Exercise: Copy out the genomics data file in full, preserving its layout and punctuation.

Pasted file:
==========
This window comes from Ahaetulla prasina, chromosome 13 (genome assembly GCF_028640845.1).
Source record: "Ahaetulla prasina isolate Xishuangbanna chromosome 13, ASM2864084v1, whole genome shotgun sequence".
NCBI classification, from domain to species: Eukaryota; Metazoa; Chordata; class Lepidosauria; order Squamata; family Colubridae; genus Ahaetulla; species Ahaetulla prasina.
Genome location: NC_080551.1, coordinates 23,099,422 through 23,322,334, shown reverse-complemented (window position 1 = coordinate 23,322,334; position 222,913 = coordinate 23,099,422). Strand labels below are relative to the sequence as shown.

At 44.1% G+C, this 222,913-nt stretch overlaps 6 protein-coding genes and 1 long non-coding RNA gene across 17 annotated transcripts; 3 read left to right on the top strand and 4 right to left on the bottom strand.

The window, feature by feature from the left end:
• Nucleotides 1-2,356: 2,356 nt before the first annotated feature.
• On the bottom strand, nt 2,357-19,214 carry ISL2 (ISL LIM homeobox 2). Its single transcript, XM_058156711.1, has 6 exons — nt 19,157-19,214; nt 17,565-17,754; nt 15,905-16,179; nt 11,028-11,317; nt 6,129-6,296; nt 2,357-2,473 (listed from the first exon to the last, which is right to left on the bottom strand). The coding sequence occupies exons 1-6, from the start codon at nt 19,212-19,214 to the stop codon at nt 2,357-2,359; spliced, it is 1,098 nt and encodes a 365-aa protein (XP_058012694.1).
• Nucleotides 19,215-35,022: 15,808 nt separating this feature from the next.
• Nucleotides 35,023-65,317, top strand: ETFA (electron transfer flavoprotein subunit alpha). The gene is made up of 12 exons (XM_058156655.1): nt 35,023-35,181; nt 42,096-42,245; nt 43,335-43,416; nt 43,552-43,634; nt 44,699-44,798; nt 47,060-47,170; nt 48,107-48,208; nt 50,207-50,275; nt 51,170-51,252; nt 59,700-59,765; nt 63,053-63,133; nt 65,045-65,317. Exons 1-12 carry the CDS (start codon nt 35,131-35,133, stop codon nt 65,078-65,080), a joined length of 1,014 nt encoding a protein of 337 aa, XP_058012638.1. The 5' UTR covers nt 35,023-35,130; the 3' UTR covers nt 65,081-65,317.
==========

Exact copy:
This window comes from Ahaetulla prasina, chromosome 13 (genome assembly GCF_028640845.1).
Source record: "Ahaetulla prasina isolate Xishuangbanna chromosome 13, ASM2864084v1, whole genome shotgun sequence".
NCBI classification, from domain to species: Eukaryota; Metazoa; Chordata; class Lepidosauria; order Squamata; family Colubridae; genus Ahaetulla; species Ahaetulla prasina.
Genome location: NC_080551.1, coordinates 23,099,422 through 23,322,334, shown reverse-complemented (window position 1 = coordinate 23,322,334; position 222,913 = coordinate 23,099,422). Strand labels below are relative to the sequence as shown.

At 44.1% G+C, this 222,913-nt stretch overlaps 6 protein-coding genes and 1 long non-coding RNA gene across 17 annotated transcripts; 3 read left to right on the top strand and 4 right to left on the bottom strand.

The window, feature by feature from the left end:
• Nucleotides 1-2,356: 2,356 nt before the first annotated feature.
• On the bottom strand, nt 2,357-19,214 carry ISL2 (ISL LIM homeobox 2). Its single transcript, XM_058156711.1, has 6 exons — nt 19,157-19,214; nt 17,565-17,754; nt 15,905-16,179; nt 11,028-11,317; nt 6,129-6,296; nt 2,357-2,473 (listed from the first exon to the last, which is right to left on the bottom strand). The coding sequence occupies exons 1-6, from the start codon at nt 19,212-19,214 to the stop codon at nt 2,357-2,359; spliced, it is 1,098 nt and encodes a 365-aa protein (XP_058012694.1).
• Nucleotides 19,215-35,022: 15,808 nt separating this feature from the next.
• Nucleotides 35,023-65,317, top strand: ETFA (electron transfer flavoprotein subunit alpha). The gene is made up of 12 exons (XM_058156655.1): nt 35,023-35,181; nt 42,096-42,245; nt 43,335-43,416; nt 43,552-43,634; nt 44,699-44,798; nt 47,060-47,170; nt 48,107-48,208; nt 50,207-50,275; nt 51,170-51,252; nt 59,700-59,765; nt 63,053-63,133; nt 65,045-65,317. Exons 1-12 carry the CDS (start codon nt 35,131-35,133, stop codon nt 65,078-65,080), a joined length of 1,014 nt encoding a protein of 337 aa, XP_058012638.1. The 5' UTR covers nt 35,023-35,130; the 3' UTR covers nt 65,081-65,317.